The Children, Families, Health, and Human Services Interim Committee began its study of the child protective services system in September by hearing a comprehensive presentation about how the state determines whether a child is at risk for abuse or neglect and should be removed from home.

Ike Jessee of the Department of Public Health and Human Services walked members through the steps the agency uses to investigate and resolve reports of suspected child abuse and neglect. Jessee, a trainer for the Child and Family Services Division, discussed:

    •    how reports are prioritized for investigation;
    •    how caseworkers assess the child's safety and the family's overall functioning;
    •    the criteria for safety and protection plans; and
    •    the development of the conditions that must be met for a removed child to return home.

The presentation laid the foundation for the committee's work over the next year on two studies approved by the Legislature. House Joint Resolution 48 asked for a study of ways to support families involved in the child protective services system. HJR 49 asked for a review of the impacts that abuse and neglect cases have on law enforcement and the courts.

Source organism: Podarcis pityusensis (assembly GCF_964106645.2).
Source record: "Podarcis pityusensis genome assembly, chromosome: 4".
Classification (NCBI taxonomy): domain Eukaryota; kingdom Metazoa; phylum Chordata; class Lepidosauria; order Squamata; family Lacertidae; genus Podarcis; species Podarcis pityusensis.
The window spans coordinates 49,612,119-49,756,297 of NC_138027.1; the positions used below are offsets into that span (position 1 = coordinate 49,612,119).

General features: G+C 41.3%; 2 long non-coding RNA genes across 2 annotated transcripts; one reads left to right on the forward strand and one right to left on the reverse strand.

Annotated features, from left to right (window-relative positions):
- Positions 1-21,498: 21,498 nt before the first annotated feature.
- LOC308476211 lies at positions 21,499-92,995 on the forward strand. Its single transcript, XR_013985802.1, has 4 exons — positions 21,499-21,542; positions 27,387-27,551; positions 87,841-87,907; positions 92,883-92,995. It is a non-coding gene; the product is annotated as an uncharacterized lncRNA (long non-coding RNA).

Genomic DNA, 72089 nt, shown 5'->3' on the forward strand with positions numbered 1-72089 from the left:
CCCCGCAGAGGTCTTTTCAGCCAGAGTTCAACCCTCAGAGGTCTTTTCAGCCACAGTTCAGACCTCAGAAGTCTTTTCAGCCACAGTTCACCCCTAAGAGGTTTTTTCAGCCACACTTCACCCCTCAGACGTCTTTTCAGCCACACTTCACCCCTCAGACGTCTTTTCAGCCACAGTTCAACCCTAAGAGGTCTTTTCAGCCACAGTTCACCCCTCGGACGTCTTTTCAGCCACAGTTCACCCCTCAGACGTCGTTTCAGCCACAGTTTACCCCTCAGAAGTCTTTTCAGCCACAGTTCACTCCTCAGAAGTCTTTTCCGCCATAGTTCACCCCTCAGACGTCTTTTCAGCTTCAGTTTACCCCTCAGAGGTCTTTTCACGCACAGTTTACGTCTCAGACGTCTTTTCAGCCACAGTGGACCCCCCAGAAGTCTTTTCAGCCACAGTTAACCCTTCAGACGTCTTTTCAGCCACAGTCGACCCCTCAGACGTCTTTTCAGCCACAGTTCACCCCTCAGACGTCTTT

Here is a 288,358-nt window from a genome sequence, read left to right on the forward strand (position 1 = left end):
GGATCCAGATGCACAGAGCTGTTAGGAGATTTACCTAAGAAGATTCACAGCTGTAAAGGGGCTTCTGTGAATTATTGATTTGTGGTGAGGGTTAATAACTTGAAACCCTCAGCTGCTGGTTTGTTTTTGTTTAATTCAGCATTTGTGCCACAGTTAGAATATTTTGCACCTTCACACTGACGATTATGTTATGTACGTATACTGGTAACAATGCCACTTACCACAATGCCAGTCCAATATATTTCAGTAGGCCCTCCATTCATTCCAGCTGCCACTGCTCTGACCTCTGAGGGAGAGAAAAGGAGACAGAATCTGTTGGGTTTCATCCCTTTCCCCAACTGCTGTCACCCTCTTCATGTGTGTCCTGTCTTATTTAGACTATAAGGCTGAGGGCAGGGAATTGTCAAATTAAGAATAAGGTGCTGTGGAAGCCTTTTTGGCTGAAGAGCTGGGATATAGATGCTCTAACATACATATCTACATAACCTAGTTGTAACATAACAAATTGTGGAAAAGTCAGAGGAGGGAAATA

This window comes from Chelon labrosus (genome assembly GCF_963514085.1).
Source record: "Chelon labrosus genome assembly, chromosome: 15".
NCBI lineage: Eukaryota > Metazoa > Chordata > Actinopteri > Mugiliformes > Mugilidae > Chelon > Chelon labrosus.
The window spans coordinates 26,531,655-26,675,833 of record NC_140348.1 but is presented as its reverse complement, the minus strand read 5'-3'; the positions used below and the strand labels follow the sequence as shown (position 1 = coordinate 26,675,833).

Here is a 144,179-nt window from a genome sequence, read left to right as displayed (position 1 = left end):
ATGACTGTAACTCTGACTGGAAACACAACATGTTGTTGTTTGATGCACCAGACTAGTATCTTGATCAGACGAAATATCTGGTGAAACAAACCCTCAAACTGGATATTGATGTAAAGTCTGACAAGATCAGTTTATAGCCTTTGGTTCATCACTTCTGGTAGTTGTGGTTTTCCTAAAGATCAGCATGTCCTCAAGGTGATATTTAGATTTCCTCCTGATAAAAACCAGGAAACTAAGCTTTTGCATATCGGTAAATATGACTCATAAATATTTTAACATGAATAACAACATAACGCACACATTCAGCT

Montana Supreme Court Justice Ingrid Gustafson discussed efforts being made to speed up and streamline handling of the cases, including the use of prehearing conferences in some counties and a new pilot project in Yellowstone County that will link parents more quickly to the types of treatment they need to complete before their children return home.

The committee also:

    •        started work on its HJR 50 study of the DPHHS Senior and Long-Term Care Division by hearing information from Division Administrator Barb Smith about the three home and community-based services programs funded through Medicaid;

    •    received an update on DPHHS activities from Director Sheila Hogan; and

    •    heard a a recap of the testimony by proponents and opponents to Senate Bill 202 from the 2019 legislative session. That bill, which failed, would have adopted a 2017 uniform guardianship law that was developed by a national commission. The Legislative Council asked the committee to review that uniform law over the interim. 
The committee will meet next on Nov. 14-15 in Billings.

The Legislative News.